Maryland 55+ Active Adult Retirement Communities

Maryland offers an exciting option for active adults considering a home purchase in a 55+ community. With its diverse landscapes, the state provides opportunities for outdoor activities such as hiking, boating, and enjoying the Chesapeake Bay. Maryland's rich history is reflected in its many cultural attractions, including museums, historic sites, and vibrant arts scenes in cities like Baltimore. The state's location on the East Coast offers easy access to a wide range of amenities, making it an attractive destination for those seeking an active and well-connected retirement lifestyle.

Maryland offers an exciting option for active adults considering a home purchase in a 55+ community. With its diverse landscapes, the state provides opportunities for outdoor activities such as hiking, boating, and enjoying the Chesapeake Bay. Maryland's rich history is reflected in its many cultural attractions, including museums, historic sites, and vibrant arts scenes in cities like Baltimore. The state's location on the East Coast offers easy access to a wide range of amenities, making it an attractive destination for those seeking an active and well-connected retirement lifestyle.

Maryland Climate & Geography

Despite Maryland's small size, the state has a surprising variety of climates from one region to the next. The eastern portion of the state which includes cities like Annapolis and Ocean City has a humid subtropical climate that brings hot, sticky summers and cold, but relatively mild winters. Moving westward, the state begins to show a cooler climate, with lower average temperatures during both the days and nights. While in the extreme western portion of Maryland, which lies in the subtropical highlands near the Appalachian Mountains, summers are mild and winters are prone to snowfall.

Maryland has many prominent cities, such as Annapolis, Baltimore, Bethesda, Easton, Gaithersburg, Hagerstown, Laurel, Ocean City, Rockville and Silver Spring. The state is commonly divided into five distinct regions: the Western Region, Capital Region, Central Region, Southern Region, and the Eastern Shore.

Recreation, Culture & Entertainment in Maryland

Sports lovers will be happy to know that Maryland has a number of major and minor league sports teams. There are two NFL teams in the area: the Baltimore Ravens and the Washington Redskins. The Baltimore Orioles is Maryland's Major League Baseball team. Residents of Maryland age-restricted communities, particularly those near the Washington D.C. metropolitan area, also root for teams that play out of the National Capital, such as the Washington Nationals (baseball), the Washington Capitals (hockey) and the Washington Wizards (basketball).

Baltimore is one of the country's oldest seaports. The Inner Harbor area was once a major manufacturing center, though it is now predominantly known as a tourist town. The harbor area includes the National Aquarium, the Maryland Science Center, several shopping centers, restaurants and museums. Historic Fells Point, which neighbors the Inner Harbor, has many restored buildings that have been converted into waterfront hotels, restaurants, shops and pubs.

The Capital Region, which includes portions of the Washington D.C. metropolitan area, is one of Maryland's most populous regions. Though the area was once predominantly farmlands, it is now a thriving urban center that is home to many high-tech industries and research centers.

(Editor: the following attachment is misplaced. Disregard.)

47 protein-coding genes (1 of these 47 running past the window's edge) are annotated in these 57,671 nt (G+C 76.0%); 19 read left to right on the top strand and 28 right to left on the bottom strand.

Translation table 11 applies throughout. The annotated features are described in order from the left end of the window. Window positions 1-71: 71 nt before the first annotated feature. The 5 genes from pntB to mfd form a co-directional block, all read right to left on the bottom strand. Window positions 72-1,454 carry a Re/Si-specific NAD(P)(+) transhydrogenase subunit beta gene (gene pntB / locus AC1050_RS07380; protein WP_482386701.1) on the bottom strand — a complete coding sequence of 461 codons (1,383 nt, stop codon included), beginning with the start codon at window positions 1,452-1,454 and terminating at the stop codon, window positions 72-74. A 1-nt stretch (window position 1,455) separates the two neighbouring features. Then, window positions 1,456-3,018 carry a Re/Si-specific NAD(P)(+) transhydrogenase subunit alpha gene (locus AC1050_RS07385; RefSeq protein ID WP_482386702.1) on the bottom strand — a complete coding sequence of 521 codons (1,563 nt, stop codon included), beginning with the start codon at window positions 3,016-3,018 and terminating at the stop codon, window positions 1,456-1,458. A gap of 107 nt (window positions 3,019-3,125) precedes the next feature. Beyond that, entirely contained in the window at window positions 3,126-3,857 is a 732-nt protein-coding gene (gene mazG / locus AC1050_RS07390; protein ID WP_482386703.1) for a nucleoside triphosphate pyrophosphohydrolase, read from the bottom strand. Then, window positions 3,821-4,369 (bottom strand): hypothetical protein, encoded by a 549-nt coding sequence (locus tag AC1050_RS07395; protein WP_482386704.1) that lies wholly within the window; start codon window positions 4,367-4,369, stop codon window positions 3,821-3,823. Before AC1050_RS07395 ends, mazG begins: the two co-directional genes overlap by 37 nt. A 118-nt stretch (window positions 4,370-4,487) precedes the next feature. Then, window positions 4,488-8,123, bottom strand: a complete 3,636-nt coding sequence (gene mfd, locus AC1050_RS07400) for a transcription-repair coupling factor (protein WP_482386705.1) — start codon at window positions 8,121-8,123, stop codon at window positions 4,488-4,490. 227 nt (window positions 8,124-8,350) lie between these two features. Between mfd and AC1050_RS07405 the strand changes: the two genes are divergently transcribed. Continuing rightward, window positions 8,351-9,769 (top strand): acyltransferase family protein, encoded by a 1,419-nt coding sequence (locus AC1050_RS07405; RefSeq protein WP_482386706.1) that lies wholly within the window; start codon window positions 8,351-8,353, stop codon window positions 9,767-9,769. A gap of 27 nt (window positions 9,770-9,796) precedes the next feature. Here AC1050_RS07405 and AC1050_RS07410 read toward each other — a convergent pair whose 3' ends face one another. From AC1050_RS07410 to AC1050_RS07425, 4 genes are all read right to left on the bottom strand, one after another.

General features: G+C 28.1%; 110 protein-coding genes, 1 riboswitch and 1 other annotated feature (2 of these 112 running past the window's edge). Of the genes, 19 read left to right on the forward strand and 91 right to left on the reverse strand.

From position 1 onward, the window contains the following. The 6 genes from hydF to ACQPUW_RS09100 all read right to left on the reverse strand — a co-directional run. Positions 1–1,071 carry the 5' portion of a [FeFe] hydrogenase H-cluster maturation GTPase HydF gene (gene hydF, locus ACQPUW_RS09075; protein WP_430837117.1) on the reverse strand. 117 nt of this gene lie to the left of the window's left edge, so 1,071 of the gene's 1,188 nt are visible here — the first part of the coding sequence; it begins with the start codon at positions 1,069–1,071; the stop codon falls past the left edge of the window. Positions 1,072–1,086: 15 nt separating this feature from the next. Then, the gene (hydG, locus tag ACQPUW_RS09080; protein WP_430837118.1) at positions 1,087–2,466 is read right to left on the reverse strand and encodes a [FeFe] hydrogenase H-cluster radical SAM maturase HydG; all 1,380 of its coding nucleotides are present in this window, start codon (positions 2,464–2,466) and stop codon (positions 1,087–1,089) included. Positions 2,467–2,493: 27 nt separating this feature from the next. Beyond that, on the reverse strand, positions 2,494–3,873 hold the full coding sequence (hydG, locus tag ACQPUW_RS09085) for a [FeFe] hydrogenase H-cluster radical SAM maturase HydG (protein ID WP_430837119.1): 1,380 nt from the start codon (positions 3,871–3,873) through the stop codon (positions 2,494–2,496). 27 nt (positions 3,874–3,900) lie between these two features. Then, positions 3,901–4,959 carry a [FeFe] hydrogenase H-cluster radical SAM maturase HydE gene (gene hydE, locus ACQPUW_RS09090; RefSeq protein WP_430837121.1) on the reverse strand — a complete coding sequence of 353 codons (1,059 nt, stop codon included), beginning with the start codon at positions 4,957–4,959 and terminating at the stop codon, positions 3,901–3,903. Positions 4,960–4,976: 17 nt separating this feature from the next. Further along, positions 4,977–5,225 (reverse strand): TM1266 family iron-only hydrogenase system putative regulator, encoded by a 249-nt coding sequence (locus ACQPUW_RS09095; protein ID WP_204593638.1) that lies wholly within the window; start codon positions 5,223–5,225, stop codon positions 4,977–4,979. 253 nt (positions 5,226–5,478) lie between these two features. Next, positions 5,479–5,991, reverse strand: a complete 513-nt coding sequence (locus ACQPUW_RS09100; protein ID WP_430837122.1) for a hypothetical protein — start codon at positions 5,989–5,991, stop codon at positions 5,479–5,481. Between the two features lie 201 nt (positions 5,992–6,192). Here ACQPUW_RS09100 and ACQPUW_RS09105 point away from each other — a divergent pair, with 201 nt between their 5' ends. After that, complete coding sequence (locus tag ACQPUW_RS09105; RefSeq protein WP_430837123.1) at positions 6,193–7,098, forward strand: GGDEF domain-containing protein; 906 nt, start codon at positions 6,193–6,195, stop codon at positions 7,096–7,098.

The state touches three major bodies of water: the Chesapeake Bay, the Potomac River, and Atlantic Ocean. Active adult residents of Maryland take advantage of the state's 4,000 miles of shoreline, 500 lakes, and dozens of creeks for great fishing, boating, and canoeing. Maryland's Eastern Shore is a popular tourist destination, and Ocean City is a summer hot spot.

There are many major highways, which run through Maryland, connecting it with the rest of the East Coast. The state's major airport is the Baltimore Washington International Thurgood Marshall Airport (BWI), located just outside of Baltimore. There are two other major airports in nearby Northern Virginia: Ronald Reagan Washington National Airport and Dulles International Airport.

Maryland Cost of Living & Taxes

The cost of living in Maryland is significantly higher than the national average. It's nearly 20 percent higher with a higher than average sales tax, estate tax, and gas tax. They enforce five income tax brackets that range from 2 to 6.25 percent of personal income. Baltimore and all 23 counties have an additional state income tax rate as well. The state sales tax is 6 percent and all properties are subject to property tax. While the cost of living is more expensive, the state of Maryland boasts one of the highest median incomes in the nation.

Healthcare in Maryland

The state of Maryland has approximately 70 hospitals, of which five are nationally ranked and twenty-five others have been recognized for strong performance. Johns Hopkins Hospital, University of Maryland Medical Center, MedStar Franklin Square Medical Center, MedStar Union Memorial Hospital, and Sheppard and Enoch Pratt Hospital are nationally ranked. Active adult communities in Maryland are ideal as it has the second best doctor to population ratio. There are about 362 active physicians for every 100,000 residents.


Communities Near Maryland

Price Range

Rent or Buy

Home Types

Age Restriction

New Construction or Resale

Community Size

Gated

Amenities

Price Range

Bedrooms

Bathrooms

SqFt

0 communities near Maryland

0 Homes for Sale

$369,000

1056 Southern Hills Drive, Banning, CA

Meadow Ranch Community

  • 3 bed
  • |
  • 3 bath
  • |
  • 2320 SqFt
MLS CV23099287
Call Us:
(800) 928-2055

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